Continuing from A serious suggestion for Fedora contributors passionate about privacy - #40
On a separate note, I think it is also important to separate privacy and security.
While there is overlap, there are many things which increase security while decreasing privacy and vice-versa.
EDIT: To be totally clear, this was comment made in reference to another discussion. I wasn’t intending to start a debate on the difference between privacy and security.
Maybe I just lack imagination, but what would you consider an example where one has to trade privacy in the name of security?
Well, authorization often depends on authentication — often, that actions are taken by a real individual. This may include real name, phone number, location, and even biometrics. I’m not sure offhand where that might apply at the Fedora OS level, but it’s certainly a concern with software supply chain.
Anything that exposes identity as part of increasing security. For example:
- Multi-factor authentication using your phone number
- A VPN technology that leverages a fixed endpoint or IP address
- Something that scans your applications for vulnerabilities by submitting data to a centralized service
The terms sometimes get used interchangeably and differently depending on context, but it really sounds more like a discussion about anonymity vs security rather than privacy vs security.
In the context of the internet, I would argue that anonymity is a critical component of privacy. I don’t see how you could separate them.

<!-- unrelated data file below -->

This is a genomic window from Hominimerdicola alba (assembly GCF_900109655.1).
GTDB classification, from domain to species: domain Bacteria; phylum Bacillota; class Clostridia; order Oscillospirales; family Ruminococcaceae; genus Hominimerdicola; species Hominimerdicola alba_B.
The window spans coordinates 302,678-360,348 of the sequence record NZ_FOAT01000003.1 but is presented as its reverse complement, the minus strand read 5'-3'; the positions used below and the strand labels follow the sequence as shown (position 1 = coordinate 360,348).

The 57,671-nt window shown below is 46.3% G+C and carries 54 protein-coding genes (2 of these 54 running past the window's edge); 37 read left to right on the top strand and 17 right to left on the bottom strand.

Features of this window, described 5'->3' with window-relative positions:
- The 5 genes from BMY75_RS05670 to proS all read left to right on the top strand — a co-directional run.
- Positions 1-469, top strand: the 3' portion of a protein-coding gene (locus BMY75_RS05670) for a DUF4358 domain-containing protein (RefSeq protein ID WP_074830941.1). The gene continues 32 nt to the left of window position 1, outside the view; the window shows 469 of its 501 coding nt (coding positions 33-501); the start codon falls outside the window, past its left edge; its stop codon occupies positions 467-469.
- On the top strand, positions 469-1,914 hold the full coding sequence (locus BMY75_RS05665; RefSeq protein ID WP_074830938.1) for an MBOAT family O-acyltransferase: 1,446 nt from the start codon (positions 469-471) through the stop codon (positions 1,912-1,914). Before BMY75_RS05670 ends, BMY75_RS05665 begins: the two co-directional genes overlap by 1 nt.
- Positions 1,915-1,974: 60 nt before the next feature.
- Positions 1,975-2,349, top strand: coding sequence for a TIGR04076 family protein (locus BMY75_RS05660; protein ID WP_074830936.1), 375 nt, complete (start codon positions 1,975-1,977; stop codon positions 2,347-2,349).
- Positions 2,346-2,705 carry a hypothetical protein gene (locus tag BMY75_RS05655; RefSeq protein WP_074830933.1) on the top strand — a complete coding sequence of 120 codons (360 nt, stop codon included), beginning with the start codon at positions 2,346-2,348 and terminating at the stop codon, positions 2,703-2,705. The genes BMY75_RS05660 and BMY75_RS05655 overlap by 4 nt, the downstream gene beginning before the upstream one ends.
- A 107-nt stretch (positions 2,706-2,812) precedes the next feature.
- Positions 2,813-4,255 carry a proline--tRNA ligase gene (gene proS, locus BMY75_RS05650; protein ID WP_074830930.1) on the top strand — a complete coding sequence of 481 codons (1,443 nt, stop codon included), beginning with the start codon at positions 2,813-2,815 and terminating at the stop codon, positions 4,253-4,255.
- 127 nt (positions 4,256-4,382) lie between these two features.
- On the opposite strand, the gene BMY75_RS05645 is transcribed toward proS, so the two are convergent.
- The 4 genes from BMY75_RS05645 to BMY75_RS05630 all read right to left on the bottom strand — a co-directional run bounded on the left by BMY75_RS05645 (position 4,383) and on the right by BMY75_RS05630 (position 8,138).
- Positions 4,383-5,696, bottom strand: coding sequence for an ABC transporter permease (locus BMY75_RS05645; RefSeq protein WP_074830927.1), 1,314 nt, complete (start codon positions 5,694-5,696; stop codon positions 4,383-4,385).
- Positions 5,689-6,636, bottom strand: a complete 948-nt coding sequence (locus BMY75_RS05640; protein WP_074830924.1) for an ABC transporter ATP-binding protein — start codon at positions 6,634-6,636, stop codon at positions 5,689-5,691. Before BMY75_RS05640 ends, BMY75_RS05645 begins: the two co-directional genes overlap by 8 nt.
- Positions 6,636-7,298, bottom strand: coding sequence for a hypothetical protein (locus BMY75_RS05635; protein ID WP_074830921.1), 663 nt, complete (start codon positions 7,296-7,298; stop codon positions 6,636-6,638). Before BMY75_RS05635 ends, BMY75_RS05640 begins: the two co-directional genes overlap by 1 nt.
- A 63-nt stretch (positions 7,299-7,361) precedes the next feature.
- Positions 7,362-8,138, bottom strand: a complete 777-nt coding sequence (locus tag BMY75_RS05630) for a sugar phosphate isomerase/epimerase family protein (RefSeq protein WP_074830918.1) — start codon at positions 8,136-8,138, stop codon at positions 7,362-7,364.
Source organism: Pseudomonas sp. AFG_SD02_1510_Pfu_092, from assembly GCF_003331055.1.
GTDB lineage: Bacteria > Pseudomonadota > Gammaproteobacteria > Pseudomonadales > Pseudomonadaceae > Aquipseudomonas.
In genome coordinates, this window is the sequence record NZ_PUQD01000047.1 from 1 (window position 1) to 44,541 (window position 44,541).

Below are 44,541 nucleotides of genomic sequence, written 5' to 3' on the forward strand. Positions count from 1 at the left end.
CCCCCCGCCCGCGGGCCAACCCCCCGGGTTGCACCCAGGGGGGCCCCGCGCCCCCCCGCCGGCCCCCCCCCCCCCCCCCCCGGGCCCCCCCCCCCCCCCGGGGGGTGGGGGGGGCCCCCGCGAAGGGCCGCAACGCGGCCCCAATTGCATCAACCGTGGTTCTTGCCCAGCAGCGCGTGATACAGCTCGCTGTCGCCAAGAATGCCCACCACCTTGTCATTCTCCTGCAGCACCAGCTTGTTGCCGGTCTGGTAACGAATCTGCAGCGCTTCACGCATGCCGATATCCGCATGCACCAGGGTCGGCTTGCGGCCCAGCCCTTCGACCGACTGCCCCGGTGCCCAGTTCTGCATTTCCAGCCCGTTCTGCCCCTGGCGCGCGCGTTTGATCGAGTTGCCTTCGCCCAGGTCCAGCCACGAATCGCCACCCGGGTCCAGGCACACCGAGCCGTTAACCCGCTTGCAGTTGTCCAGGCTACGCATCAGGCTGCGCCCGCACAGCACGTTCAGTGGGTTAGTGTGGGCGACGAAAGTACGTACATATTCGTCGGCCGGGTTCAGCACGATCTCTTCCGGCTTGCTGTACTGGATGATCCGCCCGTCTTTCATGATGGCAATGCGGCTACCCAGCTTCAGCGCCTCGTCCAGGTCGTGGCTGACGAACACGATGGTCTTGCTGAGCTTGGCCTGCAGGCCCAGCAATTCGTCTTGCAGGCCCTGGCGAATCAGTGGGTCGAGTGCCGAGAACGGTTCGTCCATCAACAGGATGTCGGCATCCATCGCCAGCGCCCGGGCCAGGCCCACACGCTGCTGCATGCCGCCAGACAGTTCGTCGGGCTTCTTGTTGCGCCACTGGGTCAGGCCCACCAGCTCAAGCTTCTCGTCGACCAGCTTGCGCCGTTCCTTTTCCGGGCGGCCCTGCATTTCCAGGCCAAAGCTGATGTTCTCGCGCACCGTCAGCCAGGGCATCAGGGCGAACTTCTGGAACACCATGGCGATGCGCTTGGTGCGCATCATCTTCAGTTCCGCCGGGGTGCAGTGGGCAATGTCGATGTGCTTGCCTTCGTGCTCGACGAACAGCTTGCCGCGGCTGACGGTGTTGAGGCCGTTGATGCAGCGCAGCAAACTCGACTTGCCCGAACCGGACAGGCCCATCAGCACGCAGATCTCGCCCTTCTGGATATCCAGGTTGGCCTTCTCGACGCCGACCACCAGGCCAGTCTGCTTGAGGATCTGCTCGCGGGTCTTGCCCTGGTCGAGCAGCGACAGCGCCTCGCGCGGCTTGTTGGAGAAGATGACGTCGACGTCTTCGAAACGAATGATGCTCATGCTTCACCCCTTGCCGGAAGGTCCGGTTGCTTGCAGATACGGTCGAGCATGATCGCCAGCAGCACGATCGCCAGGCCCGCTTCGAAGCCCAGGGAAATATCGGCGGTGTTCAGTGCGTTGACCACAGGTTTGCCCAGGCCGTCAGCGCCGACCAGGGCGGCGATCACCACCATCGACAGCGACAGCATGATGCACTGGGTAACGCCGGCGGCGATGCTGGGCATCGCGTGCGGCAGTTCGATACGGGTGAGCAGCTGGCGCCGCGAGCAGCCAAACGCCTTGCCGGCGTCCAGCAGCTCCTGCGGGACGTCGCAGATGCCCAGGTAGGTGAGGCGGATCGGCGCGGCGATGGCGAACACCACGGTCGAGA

You added this one so my initial reply is a bit out of sync, but the above quoted is an example of an implementation choice to send information to a centralized service rather than a technical requirement to provide said security.
I am not sure about that. What about the situation in which you can’t make use of the service unless you send the data such as some of the AI-based scanners?
That is an implementation choice the service is choosing to make, whatever their underlying motivation(s).
But that is irrelevant to the user of that service. The user has a choice. Either use the more advanced service(decreasing privacy) or don’t use it(decreasing security).
If you send me your contacts and your emails I can better provide phishing protection to you, but that’s hardly the only way such a service can be provided.
There can be situations(and are) where “a service” can increase security if it is provided more information or uses resources that are not otherwise available which decreases privacy.
While you could make an argument that there are other competing services that don’t require it, that doesn’t mean the effectiveness of those services is equal. As an individual, I also may not have access to them.
Again, it was just an example, there are countless more.
That being said, I think we are driving the conversation down a rat hole at this point.
If you’re going to make an assertion even going so far as to claim there are countless examples, don’t be surprised or annoyed if someone asks for a concrete example of one.
For me they go hand in hand and come down to this: if I think I’m being monitored, I can’t be myself. One of the reasons I left Microsoft Windows was because I had this constant feeling of being watched, this feeling that every mouse click, every keypress, was being recorded, analyzed, and data extracted from it to be used against me in the form of ads and other invasive practices.
I know in the IT world, security and privacy do overlap, and are different things, but for me, that’s what it comes down to: do I feel secure and safe enough to be myself on my machine, or do I have to walk on eggshells lest I catch the attention of my overseers?